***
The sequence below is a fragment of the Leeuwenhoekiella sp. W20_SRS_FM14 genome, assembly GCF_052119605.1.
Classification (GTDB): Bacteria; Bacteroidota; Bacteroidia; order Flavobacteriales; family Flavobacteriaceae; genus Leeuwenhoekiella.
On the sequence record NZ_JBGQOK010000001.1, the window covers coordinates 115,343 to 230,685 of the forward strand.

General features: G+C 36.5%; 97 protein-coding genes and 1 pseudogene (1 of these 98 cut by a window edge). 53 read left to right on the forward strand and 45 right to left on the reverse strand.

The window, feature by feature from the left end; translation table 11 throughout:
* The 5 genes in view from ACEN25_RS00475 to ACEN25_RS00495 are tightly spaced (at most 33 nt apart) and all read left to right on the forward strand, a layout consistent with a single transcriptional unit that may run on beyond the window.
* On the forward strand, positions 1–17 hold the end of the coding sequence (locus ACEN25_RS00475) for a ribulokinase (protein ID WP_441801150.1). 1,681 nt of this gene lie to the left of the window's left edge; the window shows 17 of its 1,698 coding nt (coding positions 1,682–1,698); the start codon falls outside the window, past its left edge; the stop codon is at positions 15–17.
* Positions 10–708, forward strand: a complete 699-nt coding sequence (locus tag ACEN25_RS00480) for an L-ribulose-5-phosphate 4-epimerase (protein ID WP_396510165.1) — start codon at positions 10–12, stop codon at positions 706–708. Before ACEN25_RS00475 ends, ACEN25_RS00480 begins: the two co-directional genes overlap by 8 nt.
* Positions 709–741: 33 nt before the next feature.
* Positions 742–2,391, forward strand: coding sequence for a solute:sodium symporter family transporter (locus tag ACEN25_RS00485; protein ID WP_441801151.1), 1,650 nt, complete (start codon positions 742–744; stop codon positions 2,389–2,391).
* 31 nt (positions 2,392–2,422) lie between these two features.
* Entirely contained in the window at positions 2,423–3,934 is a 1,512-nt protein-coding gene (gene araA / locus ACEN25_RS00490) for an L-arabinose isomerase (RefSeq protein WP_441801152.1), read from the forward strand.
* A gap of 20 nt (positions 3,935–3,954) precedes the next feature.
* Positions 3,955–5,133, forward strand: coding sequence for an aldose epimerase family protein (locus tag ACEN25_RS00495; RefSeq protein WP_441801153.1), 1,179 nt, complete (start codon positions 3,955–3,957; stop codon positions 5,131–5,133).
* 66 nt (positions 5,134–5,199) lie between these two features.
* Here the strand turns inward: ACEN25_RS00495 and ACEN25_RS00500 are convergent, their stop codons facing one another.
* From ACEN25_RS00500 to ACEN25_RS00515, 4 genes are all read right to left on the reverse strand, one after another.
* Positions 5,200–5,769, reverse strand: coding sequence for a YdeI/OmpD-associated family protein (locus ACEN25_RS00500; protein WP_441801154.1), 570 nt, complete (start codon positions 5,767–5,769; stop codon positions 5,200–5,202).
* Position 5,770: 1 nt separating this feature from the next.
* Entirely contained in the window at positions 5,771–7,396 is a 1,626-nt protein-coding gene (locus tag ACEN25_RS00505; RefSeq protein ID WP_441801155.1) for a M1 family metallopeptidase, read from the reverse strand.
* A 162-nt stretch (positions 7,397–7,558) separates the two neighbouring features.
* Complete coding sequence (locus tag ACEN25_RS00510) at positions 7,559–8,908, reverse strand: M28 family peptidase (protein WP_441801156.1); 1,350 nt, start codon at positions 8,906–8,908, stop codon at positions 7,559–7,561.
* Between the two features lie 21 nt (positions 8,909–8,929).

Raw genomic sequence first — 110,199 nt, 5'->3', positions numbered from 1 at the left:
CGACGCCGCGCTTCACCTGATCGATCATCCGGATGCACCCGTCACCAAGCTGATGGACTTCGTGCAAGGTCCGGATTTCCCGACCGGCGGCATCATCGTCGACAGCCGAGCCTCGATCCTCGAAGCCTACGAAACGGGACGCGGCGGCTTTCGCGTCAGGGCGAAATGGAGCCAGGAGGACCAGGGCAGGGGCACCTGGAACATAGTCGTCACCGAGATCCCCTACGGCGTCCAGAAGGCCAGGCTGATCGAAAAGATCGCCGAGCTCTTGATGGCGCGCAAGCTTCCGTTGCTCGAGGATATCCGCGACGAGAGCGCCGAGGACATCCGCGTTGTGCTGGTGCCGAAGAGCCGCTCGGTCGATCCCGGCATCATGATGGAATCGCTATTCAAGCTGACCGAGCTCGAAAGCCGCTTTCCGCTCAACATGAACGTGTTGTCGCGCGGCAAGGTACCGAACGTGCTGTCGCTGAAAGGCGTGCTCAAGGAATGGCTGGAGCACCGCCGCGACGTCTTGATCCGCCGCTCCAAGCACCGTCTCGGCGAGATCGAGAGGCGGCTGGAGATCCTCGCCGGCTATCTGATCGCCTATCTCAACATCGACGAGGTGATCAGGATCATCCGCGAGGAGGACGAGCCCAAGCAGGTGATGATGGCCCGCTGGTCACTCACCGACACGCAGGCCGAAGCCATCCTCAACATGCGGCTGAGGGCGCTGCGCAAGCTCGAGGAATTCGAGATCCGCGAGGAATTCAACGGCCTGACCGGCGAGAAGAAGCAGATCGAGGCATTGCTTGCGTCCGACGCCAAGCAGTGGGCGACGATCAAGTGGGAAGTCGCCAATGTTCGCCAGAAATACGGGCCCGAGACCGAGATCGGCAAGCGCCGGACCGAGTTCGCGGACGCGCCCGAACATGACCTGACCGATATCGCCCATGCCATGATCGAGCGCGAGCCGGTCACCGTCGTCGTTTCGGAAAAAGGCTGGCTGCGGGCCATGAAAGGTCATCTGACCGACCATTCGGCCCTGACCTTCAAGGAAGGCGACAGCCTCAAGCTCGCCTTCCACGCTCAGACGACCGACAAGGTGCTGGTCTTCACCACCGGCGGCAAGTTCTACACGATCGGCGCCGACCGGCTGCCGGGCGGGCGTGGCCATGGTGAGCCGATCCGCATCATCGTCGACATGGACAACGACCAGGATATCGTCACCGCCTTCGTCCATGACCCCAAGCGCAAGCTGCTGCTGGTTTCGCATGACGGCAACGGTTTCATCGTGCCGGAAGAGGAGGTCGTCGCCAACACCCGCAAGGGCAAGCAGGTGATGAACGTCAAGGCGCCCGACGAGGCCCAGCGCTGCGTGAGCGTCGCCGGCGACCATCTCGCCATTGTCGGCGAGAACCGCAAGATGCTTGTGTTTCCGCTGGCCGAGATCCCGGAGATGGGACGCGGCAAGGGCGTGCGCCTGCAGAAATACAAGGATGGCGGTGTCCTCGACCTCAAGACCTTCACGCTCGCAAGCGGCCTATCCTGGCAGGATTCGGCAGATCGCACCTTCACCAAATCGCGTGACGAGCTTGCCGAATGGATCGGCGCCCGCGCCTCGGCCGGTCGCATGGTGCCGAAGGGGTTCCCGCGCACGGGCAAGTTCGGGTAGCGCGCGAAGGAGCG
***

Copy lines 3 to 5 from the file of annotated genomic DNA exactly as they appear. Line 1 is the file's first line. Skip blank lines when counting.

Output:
On the sequence record NZ_JBGQOK010000001.1, the window covers coordinates 115,343 to 230,685 of the forward strand.

General features: G+C 36.5%; 97 protein-coding genes and 1 pseudogene (1 of these 98 cut by a window edge). 53 read left to right on the forward strand and 45 right to left on the reverse strand.

The window, feature by feature from the left end; translation table 11 throughout: